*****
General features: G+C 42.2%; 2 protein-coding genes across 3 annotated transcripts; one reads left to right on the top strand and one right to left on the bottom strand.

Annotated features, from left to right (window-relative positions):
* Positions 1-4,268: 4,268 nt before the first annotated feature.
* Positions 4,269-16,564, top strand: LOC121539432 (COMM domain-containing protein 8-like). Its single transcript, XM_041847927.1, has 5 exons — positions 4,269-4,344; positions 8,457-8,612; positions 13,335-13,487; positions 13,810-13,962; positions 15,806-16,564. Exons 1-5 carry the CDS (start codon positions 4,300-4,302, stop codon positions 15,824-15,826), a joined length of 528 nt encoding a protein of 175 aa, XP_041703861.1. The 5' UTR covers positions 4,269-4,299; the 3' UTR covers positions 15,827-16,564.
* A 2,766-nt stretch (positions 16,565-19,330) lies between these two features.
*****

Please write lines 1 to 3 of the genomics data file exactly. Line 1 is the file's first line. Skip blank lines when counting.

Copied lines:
General features: G+C 42.2%; 2 protein-coding genes across 3 annotated transcripts; one reads left to right on the top strand and one right to left on the bottom strand.

Annotated features, from left to right (window-relative positions):
* Positions 1-4,268: 4,268 nt before the first annotated feature.